《TAIPEI TIMES》 Cabinet bill seeks stiffer negligent homicide penalties
The entrance to the Cingshuei Tunnel, the site of the Taroko Express derailment, is pictured in Hualien County on Sunday. Photo: Wang Chin-yi, Taipei Times
By Jason Pan / Staff reporter
The Executive Yuan yesterday approved a draft amendment that would stiffen penalties for offenders convicted of negligent homicide, amid controversy that Lee Yi-hsiang （李義祥）, who was indicted after the Taroko Express derailment killed 49, might only face a five-year term.
Proposed by the Ministry of Justice, the amendment to the Criminal Code would impose increased sentences, as there is the perception that the existing statute is out of date and too lenient on offenders found to be responsible for incidents resulting in a high number of fatalities.
The punishments laid out in the law must be proportionate to the crimes committed, Premier Su Tseng-chang （蘇貞昌） told a Cabinet meeting yesterday.
While prosecutors charged Lee — subcontractor at the project site and driver of the crane truck involved in the derailment — and several other suspects with negligent homicide, among other charges, there was a public outcry that the harshest punishment for a conviction could only be five years in prison or a fine of NT$500,000 （US$17,768）.
The Cabinet’s draft amendment would change the sentence for a serious offense of negligent homicide to one to seven years in prison, while it would impose a prison sentence of 10 years to life for intentional homicide and a sentence of seven years to life for intentional injury.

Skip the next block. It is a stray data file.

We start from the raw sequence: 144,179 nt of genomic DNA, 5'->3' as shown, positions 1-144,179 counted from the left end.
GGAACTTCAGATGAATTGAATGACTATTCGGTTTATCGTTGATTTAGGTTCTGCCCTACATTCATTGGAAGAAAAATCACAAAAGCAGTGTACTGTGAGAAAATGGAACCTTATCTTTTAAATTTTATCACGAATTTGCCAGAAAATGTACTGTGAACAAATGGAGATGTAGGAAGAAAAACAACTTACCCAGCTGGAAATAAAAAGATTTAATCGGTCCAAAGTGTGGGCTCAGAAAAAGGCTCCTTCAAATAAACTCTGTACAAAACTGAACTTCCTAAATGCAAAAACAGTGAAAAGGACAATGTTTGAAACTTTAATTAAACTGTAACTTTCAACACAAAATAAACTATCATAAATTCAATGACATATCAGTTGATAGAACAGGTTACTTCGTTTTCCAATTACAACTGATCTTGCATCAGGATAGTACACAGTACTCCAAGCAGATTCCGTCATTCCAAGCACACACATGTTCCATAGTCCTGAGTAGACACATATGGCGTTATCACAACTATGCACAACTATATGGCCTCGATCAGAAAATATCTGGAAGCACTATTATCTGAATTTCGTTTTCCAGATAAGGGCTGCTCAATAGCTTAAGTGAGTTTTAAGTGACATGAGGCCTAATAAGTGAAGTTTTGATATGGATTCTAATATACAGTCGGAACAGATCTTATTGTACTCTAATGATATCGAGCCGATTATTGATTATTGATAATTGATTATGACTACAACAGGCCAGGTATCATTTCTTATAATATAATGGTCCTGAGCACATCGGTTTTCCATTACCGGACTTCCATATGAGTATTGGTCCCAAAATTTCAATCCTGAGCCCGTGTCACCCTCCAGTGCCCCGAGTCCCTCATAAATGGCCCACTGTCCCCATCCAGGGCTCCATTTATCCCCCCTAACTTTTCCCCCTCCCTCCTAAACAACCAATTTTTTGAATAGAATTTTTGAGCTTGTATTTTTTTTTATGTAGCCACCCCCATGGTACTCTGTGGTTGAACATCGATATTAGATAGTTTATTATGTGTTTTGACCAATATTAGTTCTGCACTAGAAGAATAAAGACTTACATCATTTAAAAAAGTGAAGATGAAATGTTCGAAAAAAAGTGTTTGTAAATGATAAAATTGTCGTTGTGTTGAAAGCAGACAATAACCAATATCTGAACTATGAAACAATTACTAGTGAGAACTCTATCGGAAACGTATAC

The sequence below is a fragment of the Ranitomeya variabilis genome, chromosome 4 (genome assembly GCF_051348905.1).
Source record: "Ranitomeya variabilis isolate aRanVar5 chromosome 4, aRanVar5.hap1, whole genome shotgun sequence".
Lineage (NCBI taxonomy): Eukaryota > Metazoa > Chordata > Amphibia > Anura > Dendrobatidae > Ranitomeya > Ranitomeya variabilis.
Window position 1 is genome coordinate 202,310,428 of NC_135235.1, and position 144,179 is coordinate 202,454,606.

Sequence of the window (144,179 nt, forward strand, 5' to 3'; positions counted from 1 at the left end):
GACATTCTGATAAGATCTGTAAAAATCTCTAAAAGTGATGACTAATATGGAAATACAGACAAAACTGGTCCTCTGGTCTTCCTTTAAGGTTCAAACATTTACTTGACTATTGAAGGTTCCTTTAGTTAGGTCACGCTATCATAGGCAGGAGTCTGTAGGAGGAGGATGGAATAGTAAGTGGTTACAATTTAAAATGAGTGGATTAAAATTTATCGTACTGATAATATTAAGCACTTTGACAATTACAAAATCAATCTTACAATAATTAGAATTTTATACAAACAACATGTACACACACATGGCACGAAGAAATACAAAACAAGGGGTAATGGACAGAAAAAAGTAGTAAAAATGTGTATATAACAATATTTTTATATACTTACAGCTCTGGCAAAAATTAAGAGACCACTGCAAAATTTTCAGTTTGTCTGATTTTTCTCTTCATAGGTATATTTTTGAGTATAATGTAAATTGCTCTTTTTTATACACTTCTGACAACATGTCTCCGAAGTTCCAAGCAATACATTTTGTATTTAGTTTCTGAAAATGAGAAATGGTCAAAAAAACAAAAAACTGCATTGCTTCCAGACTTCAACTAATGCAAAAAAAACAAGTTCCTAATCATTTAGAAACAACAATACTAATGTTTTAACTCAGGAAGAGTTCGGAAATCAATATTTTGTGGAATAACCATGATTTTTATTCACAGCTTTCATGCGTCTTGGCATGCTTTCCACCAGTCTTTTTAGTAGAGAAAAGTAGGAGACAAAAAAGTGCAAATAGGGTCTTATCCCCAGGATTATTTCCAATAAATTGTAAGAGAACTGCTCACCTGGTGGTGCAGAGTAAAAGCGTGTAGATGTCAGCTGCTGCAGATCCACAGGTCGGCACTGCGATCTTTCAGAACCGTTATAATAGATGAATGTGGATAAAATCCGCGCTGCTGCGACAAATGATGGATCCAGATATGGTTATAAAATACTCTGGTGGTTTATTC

The approved amendment is to be sent to the Judicial Yuan, which is expected to cosign it, and then to the Legislative Yuan, where lawmakers would deliberate over whether to pass the amendment into law.
However, legal experts say that amendments cannot be applied retroactively, so Lee, if convicted of negligent homicide, would only receive a sentence of up to five years in prison.
On Wednesday, the Hualien District Court approved prosecutors’ request that Lee’s detention be extended another three months, on the grounds that he is a flight risk and could tamper with evidence.
The court also extended the detention of Lee’s Vietnamese assistant, Hoa Van Hao （華文好）.
Media reports have said that during court hearings, Lee attempted to shift the blame from himself to Hoa, allegedly saying that the assistant had suggested using the excavator.
Hoa reportedly used the excavator to try to free the stuck crane truck, before the strap broke and the truck rolled down onto the tracks.
However, Lee’s allegations were contradicted by Hoa’s testimony, who through his lawyer told the court that he was instructed to drive the excavator along the access road to near the truck, but it was Lee who operated the excavator.
Additional reporting by CNA